Color and Light
Looking at the color palate of Skull of a Skeleton with Burning Cigarette there are two dominant areas of color, namely the dark, black, background and the off-whites of the skeleton’s bones that seemingly stand out more against the dark of the background. If we zoom in on the painting, we will notice quite clearly van Gogh’s assortment of colors for the skeleton. There are not only areas of white, but there are also off-greens, beiges, and browns highlighting the darker areas or shadows.
The use of color in Skull of a Skeleton with Burning Cigarette (1886) by Vincent van Gogh; Vincent van Gogh, Public domain, via Wikimedia Commons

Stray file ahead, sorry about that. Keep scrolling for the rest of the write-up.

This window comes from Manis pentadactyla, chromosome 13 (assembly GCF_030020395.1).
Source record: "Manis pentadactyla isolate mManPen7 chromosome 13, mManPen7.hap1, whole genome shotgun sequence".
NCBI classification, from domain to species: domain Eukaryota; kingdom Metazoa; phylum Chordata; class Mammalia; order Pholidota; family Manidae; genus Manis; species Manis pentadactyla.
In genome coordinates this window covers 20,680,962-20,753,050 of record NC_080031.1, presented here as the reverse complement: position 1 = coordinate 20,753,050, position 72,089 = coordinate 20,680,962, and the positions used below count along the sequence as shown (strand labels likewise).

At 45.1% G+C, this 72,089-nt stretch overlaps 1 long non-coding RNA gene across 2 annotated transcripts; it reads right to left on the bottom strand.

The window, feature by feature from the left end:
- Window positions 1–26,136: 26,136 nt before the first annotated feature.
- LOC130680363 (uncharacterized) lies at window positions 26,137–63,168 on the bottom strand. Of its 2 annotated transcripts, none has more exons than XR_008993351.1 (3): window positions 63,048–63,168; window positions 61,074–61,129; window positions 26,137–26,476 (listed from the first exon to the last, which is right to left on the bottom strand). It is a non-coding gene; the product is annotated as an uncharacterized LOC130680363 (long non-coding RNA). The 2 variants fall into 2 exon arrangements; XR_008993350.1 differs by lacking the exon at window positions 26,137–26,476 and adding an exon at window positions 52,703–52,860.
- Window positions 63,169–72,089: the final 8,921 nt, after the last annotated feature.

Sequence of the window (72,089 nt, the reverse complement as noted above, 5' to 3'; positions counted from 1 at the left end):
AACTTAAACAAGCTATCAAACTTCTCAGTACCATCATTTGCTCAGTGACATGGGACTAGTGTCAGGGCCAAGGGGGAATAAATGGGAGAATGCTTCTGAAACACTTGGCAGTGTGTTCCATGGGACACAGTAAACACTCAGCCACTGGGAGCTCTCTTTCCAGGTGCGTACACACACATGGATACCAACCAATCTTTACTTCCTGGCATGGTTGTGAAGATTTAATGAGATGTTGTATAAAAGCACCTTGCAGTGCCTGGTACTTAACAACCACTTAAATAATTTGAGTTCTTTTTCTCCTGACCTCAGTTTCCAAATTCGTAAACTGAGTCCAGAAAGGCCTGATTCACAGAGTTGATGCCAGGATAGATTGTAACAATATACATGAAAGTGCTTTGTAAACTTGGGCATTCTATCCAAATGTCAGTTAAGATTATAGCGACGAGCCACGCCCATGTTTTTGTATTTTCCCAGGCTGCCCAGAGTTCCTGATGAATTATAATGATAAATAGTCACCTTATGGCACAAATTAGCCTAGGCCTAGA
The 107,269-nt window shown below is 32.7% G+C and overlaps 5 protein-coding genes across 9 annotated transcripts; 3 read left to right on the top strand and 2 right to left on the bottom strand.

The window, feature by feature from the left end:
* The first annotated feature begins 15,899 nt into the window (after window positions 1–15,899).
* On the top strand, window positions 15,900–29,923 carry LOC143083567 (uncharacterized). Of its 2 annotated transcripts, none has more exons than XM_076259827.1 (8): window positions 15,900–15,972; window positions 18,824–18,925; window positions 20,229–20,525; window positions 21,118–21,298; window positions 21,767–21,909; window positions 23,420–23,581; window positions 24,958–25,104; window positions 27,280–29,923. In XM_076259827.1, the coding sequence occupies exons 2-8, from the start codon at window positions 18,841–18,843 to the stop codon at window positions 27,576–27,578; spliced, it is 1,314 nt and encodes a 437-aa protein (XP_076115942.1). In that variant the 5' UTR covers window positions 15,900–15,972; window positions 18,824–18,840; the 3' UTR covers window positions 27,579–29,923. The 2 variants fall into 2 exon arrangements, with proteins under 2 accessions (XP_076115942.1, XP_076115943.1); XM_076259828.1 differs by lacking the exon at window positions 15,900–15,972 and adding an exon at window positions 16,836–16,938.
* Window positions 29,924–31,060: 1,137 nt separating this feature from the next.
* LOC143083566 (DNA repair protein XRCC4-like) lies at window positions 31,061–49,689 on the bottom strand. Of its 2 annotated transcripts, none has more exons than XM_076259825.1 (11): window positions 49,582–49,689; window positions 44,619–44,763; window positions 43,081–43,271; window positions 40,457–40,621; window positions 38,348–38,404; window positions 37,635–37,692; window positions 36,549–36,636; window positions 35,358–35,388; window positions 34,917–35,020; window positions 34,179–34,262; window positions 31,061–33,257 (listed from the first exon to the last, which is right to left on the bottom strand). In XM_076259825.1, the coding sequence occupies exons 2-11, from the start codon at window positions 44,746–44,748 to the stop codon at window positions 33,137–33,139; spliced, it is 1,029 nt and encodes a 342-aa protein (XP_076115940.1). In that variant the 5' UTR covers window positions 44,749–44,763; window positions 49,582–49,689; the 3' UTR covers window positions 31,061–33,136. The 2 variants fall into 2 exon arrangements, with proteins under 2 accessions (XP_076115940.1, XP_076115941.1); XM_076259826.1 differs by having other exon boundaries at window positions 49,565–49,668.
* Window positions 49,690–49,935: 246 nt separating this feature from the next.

There are orifices filled with darker, black paint, for example deep within the skeleton’s eye sockets, that suggest shadow. We also see various other darker areas on the skeleton suggesting shadow. The right side of the skeleton (our left) appears to be lit up from an unknown light source whereas its left side (our right) is darker, where the light is not falling.
The cigarette here appears white and fades into a darker color as it nears the top, almost becoming part of the black of the background, however, this merely suggests that it is burning.
Brushstrokes and Texture
Again, if we zoom in on this van Gogh skeleton smoking painting, we will discover the artist’s fluid and expressive brushstrokes, lending a rich texture to the appearance of his skeleton with its cigarette. The artwork needs to be examined from a zoomed-in perspective to appreciate van Gogh’s artistry.